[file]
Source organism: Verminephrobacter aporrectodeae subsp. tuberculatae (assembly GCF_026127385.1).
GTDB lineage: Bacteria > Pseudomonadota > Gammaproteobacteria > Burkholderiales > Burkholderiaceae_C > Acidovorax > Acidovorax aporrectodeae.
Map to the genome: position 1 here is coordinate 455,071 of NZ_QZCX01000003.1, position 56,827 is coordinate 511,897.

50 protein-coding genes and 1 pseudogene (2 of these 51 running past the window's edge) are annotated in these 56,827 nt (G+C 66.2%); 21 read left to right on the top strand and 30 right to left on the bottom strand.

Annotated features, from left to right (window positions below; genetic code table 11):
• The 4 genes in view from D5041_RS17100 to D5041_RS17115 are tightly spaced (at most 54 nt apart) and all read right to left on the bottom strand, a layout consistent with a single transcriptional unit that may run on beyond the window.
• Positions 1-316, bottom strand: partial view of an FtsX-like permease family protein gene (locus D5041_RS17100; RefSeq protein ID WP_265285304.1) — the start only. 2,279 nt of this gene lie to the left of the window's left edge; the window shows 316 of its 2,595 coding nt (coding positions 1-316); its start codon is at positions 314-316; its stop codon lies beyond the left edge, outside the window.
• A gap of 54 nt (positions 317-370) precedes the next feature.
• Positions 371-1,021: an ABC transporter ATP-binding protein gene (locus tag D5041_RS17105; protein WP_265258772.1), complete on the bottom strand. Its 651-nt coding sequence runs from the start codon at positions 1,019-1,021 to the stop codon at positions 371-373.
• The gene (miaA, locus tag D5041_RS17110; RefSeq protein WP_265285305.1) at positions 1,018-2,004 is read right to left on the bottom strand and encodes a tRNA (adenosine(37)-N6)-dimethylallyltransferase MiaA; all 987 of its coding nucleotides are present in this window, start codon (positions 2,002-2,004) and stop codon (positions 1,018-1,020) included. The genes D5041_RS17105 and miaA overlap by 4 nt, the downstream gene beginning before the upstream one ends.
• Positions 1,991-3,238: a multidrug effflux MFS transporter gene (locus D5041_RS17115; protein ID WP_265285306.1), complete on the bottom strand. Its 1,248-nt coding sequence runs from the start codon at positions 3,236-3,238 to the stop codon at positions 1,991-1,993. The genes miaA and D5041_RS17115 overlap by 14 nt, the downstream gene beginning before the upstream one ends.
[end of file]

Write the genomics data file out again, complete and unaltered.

Source organism: Verminephrobacter aporrectodeae subsp. tuberculatae (assembly GCF_026127385.1).
GTDB lineage: Bacteria > Pseudomonadota > Gammaproteobacteria > Burkholderiales > Burkholderiaceae_C > Acidovorax > Acidovorax aporrectodeae.
Map to the genome: position 1 here is coordinate 455,071 of NZ_QZCX01000003.1, position 56,827 is coordinate 511,897.

50 protein-coding genes and 1 pseudogene (2 of these 51 running past the window's edge) are annotated in these 56,827 nt (G+C 66.2%); 21 read left to right on the top strand and 30 right to left on the bottom strand.

Annotated features, from left to right (window positions below; genetic code table 11):
• The 4 genes in view from D5041_RS17100 to D5041_RS17115 are tightly spaced (at most 54 nt apart) and all read right to left on the bottom strand, a layout consistent with a single transcriptional unit that may run on beyond the window.
• Positions 1-316, bottom strand: partial view of an FtsX-like permease family protein gene (locus D5041_RS17100; RefSeq protein ID WP_265285304.1) — the start only. 2,279 nt of this gene lie to the left of the window's left edge; the window shows 316 of its 2,595 coding nt (coding positions 1-316); its start codon is at positions 314-316; its stop codon lies beyond the left edge, outside the window.
• A gap of 54 nt (positions 317-370) precedes the next feature.
• Positions 371-1,021: an ABC transporter ATP-binding protein gene (locus tag D5041_RS17105; protein WP_265258772.1), complete on the bottom strand. Its 651-nt coding sequence runs from the start codon at positions 1,019-1,021 to the stop codon at positions 371-373.
• The gene (miaA, locus tag D5041_RS17110; RefSeq protein WP_265285305.1) at positions 1,018-2,004 is read right to left on the bottom strand and encodes a tRNA (adenosine(37)-N6)-dimethylallyltransferase MiaA; all 987 of its coding nucleotides are present in this window, start codon (positions 2,002-2,004) and stop codon (positions 1,018-1,020) included. The genes D5041_RS17105 and miaA overlap by 4 nt, the downstream gene beginning before the upstream one ends.
• Positions 1,991-3,238: a multidrug effflux MFS transporter gene (locus D5041_RS17115; protein ID WP_265285306.1), complete on the bottom strand. Its 1,248-nt coding sequence runs from the start codon at positions 3,236-3,238 to the stop codon at positions 1,991-1,993. The genes miaA and D5041_RS17115 overlap by 14 nt, the downstream gene beginning before the upstream one ends.